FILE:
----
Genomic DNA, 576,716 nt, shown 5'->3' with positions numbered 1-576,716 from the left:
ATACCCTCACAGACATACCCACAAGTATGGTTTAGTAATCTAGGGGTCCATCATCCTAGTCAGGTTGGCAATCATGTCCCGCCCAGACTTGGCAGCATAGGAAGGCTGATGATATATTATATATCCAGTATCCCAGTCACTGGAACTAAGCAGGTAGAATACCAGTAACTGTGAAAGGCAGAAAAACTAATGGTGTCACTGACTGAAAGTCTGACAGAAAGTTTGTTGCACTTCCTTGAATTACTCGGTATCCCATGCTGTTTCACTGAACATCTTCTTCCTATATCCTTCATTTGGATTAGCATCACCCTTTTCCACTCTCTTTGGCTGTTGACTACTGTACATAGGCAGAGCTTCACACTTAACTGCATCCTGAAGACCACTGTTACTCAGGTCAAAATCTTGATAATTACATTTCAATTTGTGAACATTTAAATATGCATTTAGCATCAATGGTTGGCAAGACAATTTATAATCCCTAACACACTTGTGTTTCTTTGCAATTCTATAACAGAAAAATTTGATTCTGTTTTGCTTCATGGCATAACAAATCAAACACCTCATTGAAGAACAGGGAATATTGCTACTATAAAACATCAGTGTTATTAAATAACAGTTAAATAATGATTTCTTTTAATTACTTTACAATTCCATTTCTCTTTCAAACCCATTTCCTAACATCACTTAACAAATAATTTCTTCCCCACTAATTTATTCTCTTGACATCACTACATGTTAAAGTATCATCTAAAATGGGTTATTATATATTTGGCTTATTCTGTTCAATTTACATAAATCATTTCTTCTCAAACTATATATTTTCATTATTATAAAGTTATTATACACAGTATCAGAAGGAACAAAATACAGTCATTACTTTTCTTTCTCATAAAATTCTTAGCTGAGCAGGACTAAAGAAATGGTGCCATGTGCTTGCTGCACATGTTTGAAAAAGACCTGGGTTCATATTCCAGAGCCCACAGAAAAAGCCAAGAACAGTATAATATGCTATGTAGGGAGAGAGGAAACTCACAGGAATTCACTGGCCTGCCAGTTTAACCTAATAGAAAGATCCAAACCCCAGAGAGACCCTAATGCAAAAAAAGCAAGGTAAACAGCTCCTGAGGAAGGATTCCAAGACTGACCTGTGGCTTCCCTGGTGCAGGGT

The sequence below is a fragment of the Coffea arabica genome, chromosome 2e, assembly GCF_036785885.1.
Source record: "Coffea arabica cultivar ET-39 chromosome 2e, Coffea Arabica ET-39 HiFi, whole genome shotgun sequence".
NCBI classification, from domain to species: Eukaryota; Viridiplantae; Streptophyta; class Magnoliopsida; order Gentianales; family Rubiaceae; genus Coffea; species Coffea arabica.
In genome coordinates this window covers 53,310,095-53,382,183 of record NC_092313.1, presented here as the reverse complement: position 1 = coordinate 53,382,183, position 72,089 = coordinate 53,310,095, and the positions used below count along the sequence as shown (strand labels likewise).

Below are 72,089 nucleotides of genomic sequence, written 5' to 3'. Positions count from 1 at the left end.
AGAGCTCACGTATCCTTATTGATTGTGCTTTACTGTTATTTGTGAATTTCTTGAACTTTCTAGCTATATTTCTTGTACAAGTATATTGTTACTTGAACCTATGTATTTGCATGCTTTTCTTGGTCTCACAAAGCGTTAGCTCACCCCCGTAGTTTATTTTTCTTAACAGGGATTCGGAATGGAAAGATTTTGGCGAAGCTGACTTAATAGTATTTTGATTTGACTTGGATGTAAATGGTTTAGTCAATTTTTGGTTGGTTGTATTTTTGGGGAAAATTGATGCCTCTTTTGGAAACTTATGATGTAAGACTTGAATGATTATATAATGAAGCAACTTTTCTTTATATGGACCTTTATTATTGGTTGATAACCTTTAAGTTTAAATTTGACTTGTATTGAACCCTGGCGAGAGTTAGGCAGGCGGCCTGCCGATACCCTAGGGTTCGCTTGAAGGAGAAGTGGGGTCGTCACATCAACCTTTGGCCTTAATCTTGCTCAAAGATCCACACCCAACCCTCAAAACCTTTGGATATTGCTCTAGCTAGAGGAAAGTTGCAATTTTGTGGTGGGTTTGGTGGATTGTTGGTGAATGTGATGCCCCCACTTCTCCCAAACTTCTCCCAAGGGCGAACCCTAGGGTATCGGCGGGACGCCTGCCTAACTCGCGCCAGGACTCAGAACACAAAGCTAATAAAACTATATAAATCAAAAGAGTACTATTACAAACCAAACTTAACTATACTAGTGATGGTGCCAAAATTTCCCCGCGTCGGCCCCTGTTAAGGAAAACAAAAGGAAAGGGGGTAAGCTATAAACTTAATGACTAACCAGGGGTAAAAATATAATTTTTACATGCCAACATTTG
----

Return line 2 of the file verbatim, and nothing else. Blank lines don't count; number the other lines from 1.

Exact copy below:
ATACCCTCACAGACATACCCACAAGTATGGTTTAGTAATCTAGGGGTCCATCATCCTAGTCAGGTTGGCAATCATGTCCCGCCCAGACTTGGCAGCATAGGAAGGCTGATGATATATTATATATCCAGTATCCCAGTCACTGGAACTAAGCAGGTAGAATACCAGTAACTGTGAAAGGCAGAAAAACTAATGGTGTCACTGACTGAAAGTCTGACAGAAAGTTTGTTGCACTTCCTTGAATTACTCGGTATCCCATGCTGTTTCACTGAACATCTTCTTCCTATATCCTTCATTTGGATTAGCATCACCCTTTTCCACTCTCTTTGGCTGTTGACTACTGTACATAGGCAGAGCTTCACACTTAACTGCATCCTGAAGACCACTGTTACTCAGGTCAAAATCTTGATAATTACATTTCAATTTGTGAACATTTAAATATGCATTTAGCATCAATGGTTGGCAAGACAATTTATAATCCCTAACACACTTGTGTTTCTTTGCAATTCTATAACAGAAAAATTTGATTCTGTTTTGCTTCATGGCATAACAAATCAAACACCTCATTGAAGAACAGGGAATATTGCTACTATAAAACATCAGTGTTATTAAATAACAGTTAAATAATGATTTCTTTTAATTACTTTACAATTCCATTTCTCTTTCAAACCCATTTCCTAACATCACTTAACAAATAATTTCTTCCCCACTAATTTATTCTCTTGACATCACTACATGTTAAAGTATCATCTAAAATGGGTTATTATATATTTGGCTTATTCTGTTCAATTTACATAAATCATTTCTTCTCAAACTATATATTTTCATTATTATAAAGTTATTATACACAGTATCAGAAGGAACAAAATACAGTCATTACTTTTCTTTCTCATAAAATTCTTAGCTGAGCAGGACTAAAGAAATGGTGCCATGTGCTTGCTGCACATGTTTGAAAAAGACCTGGGTTCATATTCCAGAGCCCACAGAAAAAGCCAAGAACAGTATAATATGCTATGTAGGGAGAGAGGAAACTCACAGGAATTCACTGGCCTGCCAGTTTAACCTAATAGAAAGATCCAAACCCCAGAGAGACCCTAATGCAAAAAAAGCAAGGTAAACAGCTCCTGAGGAAGGATTCCAAGACTGACCTGTGGCTTCCCTGGTGCAGGGT